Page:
Chikwawa bemoans declining numbers of children accessing ECD services

CHIKWAWA: Despite government efforts to improve early learning in the country, it has been noted that the number of children patronizing Early Childhood Development centres (ECDs) in the district is on the decline.

Speaking in an interview on Thursday with Malawi News Agency (Mana), Chikwawa District ECD Coordinator, Isaiah Funsani observed that the number of children attending early childhood development centres has drastically decreased comparing with 2017 figures.

What I can say is that ECDs are not doing well here because if we look at the figures, you’ll see that there is a decline of children participating in ECD. In 2017, they were 27, 654 children in ECDs across the district but this year the number has dropped to 26, 908, Funsani said.

Even the number of centres is also declining since in 2016 we had 310 child care centers in all the 11 Traditional Authorities but due to other factors 62 centres have been closed and now we have 248 that are operational. But the 248 remaining childcare centers are also facing some challenges, he said.

Fusani attributed the sharp decline in ECD centers to a number of factors, saying: We are facing a lot of challenges here in Chikwawa. For starters, we do not have enough trained caregivers. So far, there are 1, 474 caregivers whereby 594 are males and 880 females out of whom, only 312 are trained.

Funsani pointed out that considering that the caregivers work on a voluntary basis it was easy for them to quit whenever they felt like doing so or find some greener pastures elsewhere.

He said there was also lack of incentives to motivate the caregivers to retain them on top of scarcity of resources, in view of the fact that daily demands of an ECD centre such as food, shelter and learning materials were hard to come by.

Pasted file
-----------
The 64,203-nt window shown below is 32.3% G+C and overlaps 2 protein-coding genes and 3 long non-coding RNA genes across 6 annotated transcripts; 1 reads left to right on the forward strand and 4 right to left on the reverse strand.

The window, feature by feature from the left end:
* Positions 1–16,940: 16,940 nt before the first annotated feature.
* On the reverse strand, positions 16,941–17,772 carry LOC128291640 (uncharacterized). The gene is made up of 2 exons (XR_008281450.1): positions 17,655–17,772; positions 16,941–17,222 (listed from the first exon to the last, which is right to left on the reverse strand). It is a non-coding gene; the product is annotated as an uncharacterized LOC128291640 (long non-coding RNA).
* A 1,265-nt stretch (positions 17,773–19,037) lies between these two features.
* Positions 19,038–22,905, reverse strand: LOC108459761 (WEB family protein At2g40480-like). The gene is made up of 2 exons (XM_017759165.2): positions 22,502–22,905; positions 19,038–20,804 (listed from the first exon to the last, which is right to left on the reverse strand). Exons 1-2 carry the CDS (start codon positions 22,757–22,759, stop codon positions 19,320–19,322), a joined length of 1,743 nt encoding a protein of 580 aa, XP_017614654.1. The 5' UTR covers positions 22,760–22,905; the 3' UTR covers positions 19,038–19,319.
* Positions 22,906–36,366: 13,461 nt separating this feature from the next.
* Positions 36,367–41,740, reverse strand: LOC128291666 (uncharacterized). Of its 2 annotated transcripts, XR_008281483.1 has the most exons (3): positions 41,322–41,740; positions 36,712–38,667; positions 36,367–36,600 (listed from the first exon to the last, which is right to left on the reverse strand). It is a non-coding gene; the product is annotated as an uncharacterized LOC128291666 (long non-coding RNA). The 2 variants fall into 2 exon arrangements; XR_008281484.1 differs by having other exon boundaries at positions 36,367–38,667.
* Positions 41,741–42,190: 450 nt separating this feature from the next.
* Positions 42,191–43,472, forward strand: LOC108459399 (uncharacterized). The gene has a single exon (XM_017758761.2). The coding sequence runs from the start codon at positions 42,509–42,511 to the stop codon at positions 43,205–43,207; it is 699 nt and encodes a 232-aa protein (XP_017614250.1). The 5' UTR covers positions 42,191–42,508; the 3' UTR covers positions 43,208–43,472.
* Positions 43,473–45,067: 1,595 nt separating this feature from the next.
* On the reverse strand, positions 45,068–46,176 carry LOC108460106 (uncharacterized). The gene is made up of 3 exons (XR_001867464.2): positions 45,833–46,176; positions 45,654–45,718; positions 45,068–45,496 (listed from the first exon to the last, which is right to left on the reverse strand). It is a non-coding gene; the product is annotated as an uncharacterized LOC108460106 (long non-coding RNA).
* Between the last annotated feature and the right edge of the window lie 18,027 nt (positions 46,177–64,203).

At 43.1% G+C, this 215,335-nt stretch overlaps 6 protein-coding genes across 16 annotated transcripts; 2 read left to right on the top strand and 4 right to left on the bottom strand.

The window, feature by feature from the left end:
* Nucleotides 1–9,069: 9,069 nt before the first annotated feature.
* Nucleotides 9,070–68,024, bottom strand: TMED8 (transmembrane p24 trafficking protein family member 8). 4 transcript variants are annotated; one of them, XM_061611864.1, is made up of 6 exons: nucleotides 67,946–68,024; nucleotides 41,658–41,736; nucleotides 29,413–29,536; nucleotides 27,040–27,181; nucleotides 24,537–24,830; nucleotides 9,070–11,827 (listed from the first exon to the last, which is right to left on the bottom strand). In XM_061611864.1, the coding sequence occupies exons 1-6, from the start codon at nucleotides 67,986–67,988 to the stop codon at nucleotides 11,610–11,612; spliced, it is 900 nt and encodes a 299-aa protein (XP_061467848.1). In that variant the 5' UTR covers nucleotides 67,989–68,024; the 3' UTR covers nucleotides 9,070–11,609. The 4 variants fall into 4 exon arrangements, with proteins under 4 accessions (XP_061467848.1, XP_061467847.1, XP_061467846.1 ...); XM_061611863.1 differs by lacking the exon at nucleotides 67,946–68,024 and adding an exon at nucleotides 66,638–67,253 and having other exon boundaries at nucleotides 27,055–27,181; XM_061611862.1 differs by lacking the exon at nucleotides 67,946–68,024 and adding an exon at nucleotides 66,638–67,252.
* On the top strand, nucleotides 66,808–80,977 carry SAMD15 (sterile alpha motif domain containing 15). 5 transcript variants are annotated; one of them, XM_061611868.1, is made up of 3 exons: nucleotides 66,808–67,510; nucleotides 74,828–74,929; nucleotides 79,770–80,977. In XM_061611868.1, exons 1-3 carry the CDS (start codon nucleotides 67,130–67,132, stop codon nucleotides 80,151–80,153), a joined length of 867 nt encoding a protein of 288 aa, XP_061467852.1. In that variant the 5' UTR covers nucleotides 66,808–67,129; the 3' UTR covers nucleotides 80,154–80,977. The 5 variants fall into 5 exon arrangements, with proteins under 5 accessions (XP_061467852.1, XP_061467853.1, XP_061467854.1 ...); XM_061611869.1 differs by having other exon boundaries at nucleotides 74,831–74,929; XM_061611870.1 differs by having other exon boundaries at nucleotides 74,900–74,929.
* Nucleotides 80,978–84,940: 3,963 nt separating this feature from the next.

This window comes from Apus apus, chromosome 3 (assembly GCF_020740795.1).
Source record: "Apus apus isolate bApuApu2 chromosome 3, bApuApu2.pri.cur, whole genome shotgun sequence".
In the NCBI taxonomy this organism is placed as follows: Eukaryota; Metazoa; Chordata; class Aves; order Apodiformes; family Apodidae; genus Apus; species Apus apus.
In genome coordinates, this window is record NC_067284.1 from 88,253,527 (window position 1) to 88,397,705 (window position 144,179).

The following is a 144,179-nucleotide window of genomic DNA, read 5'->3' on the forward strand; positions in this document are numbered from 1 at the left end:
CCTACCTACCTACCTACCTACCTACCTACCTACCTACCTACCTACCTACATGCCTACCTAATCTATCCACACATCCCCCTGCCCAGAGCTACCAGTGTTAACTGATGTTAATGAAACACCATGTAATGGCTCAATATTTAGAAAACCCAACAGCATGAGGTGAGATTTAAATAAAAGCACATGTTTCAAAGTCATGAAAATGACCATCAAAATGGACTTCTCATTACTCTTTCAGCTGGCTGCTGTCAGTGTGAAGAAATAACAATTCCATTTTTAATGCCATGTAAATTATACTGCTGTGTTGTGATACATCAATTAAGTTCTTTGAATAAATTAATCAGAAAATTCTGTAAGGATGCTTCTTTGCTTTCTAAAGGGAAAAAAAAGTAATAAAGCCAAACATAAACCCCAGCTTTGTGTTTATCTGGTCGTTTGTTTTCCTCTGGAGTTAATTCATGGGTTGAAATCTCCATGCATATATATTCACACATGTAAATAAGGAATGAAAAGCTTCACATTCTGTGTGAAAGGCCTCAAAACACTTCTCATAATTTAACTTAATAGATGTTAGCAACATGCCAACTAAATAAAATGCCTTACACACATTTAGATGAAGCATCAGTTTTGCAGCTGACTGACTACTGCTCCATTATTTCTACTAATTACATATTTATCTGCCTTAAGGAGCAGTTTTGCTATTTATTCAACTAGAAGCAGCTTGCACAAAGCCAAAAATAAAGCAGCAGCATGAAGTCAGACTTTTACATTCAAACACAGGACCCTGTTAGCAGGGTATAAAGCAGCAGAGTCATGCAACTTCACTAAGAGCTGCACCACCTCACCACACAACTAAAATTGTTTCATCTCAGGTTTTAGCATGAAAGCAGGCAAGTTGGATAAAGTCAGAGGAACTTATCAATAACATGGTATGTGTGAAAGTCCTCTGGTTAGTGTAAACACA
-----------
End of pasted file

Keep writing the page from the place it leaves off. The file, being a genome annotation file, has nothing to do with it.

On his part, Executive Director for the Association of Early Childhood Development (AECDM) in Malawi, Archie Malisita said the main problem that ECDs were facing included drop out of caregivers who in most cases are community volunteers.

Lately, there have been discussions with government with a proposal that these caregivers be given incentives to retain them on the job. If their counterparts in adult literacy are paid honoraria what more with someone who is teaching small children? Malisita wondered.

Malisita added that ECDs were supposed to be established and operated by community based organizations with the help from the District Social Welfare whose mandate was to provide technical guidance on operations of the same.

According to Malisita, ECD services in the country were meant to help children aged between 3 5 to cultivate interest in school in preparation for the transition into primary school by teaching pre reading and writing skills.

Currently over one million children are benefiting from the program. ECD services are provided through the community based childcare centres with support from the United Nations Children Emergency Fund (UNICEF) through the Ministry of Gender, Children, Disability and Social Welfare.

Source: Malawi News Agency MANA